The English Tongue: the evolution of language | Rough World |

In today’s world, many of us simply accept modern language as a given. English is so widely spoken that it seems almost impossible to consider that it is actually a relatively new tongue. All languages have been on an incredible journey, shaped by human migration, politics, colonialism, and war, and English is no exception. With its roots in Germany and the Netherlands, English has evolved over many years, and still it continues to grow.
Originating from the Anglo-Frisian dialects brought to Britain by Germanic invaders and various settler groups, English has been developed out of the West-Germanic language groups. With the kingdom of Britain being built from such a diversity of roots, Old English was initially a conglomeration of a number of dialects, until eventually Late West Saxon became the dominant voice.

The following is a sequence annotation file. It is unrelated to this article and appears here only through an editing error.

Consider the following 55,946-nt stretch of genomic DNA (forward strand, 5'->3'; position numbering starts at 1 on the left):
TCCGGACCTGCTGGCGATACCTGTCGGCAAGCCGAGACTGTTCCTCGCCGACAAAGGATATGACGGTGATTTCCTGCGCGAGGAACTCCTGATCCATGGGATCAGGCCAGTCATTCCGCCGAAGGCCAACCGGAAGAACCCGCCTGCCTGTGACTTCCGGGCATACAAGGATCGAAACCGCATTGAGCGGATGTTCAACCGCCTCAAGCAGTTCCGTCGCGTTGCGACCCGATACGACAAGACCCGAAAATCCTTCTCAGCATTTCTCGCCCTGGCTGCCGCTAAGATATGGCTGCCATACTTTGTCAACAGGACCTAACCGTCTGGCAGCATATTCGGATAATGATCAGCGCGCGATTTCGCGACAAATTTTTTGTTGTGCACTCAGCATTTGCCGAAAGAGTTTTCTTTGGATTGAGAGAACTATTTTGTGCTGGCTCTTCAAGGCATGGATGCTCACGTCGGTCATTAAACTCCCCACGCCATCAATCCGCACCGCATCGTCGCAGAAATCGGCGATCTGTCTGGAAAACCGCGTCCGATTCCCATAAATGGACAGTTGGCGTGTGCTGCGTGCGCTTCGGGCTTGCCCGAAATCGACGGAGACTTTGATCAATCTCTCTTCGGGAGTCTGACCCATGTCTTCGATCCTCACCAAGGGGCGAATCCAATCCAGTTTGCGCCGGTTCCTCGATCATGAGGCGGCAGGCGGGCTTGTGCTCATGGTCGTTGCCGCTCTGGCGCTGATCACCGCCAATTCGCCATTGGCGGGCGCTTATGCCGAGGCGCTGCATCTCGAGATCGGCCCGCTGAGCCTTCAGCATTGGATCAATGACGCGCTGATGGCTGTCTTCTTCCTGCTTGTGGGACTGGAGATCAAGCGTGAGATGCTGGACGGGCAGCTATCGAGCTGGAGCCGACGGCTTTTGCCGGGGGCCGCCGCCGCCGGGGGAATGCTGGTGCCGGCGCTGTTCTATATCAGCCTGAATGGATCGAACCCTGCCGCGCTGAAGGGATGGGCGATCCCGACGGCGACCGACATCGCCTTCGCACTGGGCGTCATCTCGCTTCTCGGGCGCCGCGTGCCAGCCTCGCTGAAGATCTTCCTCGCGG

During the Middle Ages the language was shaped into more of what we see today in modern English. In 1000 AD, the vocabulary and grammar of Old English was more akin to that of old Germanic languages like Old High German and Old Norse, but by 1400 AD, the language was largely recognisable to what we see today. This alteration in the language came as result of two further waves of invasion, bringing Scandinavian and Norman dialects into the language; the Scandinavian influence simplifying the language grammatically and the Normans developing Anglo-Norman where a large quantity of modern English vocabulary has its origins.

Via Charles Tiayon